Do gender pay gap reporting obligations apply to my organisation? What employees do we include in the calculations? What counts as "ordinary pay" and "bonus pay"? Where do we publish the final figures? We answer five questions HR professionals have been asking about the new gender pay gap reporting duty.
The first "snapshot date" for gender pay gap reporting is 5 April 2017, with larger employers having to publish their first gender pay gap report no later than 4 April 2018. We look at what organisations need to consider when writing a gender pay gap report.
Today is the first "snapshot" date that large employers must use to report their gender pay gap. Private- and voluntary-sector organisations in England, Scotland and Wales with 250 or more employees must calculate their gender pay and gender bonus gaps as they are on 5 April each year.
We discuss the requirement for public-sector employers with 250 or more employees to report their gender pay gap information.
Updated to reflect that the Equality Act 2010 (Specific Duties and Public Authorities) Regulations 2017 are in force from 31 March 2017, introducing the gender pay gap reporting duty for public authorities.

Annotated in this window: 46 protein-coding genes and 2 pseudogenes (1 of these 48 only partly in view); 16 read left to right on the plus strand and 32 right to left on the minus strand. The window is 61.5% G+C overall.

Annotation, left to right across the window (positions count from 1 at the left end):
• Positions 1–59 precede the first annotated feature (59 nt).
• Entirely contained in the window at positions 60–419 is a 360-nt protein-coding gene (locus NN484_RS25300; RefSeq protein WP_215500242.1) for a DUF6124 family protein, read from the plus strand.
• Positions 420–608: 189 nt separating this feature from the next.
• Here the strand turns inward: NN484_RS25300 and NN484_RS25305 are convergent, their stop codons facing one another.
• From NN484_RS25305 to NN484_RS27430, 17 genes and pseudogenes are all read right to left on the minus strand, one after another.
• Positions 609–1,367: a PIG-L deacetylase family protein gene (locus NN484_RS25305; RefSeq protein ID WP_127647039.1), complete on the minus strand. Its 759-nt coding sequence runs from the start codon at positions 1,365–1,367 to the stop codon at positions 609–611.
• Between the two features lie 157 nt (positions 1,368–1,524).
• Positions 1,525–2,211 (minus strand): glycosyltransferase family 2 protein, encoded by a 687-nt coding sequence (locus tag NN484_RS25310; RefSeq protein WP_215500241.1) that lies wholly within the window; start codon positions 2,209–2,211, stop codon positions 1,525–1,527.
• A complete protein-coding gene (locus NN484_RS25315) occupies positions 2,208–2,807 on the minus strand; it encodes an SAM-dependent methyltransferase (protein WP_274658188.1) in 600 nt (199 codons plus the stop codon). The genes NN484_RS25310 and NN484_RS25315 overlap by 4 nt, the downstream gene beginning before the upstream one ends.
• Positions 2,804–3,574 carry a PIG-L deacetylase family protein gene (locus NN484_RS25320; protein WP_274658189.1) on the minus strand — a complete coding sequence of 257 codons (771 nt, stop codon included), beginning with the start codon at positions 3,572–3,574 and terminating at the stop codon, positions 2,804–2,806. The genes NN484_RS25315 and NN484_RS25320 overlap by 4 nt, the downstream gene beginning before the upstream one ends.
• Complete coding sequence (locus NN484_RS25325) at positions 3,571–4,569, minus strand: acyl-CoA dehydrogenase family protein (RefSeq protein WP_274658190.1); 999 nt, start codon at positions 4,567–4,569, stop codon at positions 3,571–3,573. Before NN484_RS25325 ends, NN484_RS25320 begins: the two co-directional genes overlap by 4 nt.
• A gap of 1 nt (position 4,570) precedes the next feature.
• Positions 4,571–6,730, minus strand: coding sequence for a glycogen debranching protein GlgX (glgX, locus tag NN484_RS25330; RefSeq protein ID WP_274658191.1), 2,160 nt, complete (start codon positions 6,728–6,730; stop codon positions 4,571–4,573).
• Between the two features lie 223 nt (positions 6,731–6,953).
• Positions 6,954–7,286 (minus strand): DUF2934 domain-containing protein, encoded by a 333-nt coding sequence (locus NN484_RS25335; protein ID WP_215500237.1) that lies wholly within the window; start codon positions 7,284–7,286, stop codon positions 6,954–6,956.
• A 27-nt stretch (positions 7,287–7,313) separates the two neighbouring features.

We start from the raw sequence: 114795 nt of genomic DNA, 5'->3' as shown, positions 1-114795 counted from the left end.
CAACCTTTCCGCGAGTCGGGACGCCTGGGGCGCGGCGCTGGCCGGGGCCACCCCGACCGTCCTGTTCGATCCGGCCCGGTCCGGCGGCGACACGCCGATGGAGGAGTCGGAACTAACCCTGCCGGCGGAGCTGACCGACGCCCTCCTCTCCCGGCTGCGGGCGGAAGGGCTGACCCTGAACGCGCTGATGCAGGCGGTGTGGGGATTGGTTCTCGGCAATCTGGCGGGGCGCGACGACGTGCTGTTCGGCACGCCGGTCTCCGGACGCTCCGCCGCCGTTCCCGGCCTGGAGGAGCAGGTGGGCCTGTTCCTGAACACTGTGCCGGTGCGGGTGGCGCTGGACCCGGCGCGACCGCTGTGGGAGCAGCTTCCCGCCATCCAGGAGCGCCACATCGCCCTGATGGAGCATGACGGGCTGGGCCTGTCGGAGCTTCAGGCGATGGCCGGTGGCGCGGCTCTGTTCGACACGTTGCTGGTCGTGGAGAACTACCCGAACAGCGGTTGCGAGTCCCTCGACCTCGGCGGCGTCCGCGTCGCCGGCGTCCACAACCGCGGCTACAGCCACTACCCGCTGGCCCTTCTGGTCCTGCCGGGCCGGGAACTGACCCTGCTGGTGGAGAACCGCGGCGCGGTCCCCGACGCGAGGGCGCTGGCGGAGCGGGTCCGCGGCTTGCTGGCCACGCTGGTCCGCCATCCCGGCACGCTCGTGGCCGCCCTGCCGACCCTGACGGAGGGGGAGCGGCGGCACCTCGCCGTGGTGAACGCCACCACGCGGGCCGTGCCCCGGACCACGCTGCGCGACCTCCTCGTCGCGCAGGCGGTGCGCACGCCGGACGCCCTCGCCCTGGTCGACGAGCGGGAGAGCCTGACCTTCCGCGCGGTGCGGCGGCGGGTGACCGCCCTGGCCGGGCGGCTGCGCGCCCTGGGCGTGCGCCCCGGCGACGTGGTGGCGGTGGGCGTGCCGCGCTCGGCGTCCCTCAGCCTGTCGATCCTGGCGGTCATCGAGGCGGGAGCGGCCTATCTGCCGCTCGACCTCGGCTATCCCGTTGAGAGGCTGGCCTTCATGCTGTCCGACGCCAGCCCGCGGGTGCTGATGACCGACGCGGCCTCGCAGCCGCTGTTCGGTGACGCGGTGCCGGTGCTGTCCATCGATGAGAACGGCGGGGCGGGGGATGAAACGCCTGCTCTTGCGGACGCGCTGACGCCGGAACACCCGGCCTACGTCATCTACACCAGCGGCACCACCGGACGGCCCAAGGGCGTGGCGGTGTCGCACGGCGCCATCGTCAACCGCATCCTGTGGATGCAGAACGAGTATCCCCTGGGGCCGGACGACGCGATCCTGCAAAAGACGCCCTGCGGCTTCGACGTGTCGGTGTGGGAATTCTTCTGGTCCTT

Two-thirds (65%) of women and 27% of men would not apply for a job at a company where "men and women are not equally paid for equal work", according to a poll by Glassdoor.
The run-up to April is typically a busy time of year for HR professionals, with new employment legislation due to come into force. 2017 is no exception, with the most significant development being the introduction of the gender pay gap reporting duty for larger employers. However, there are a number of other key changes affecting all employers, regardless of their size.
HR and legal information and guidance relating to the gender pay gap.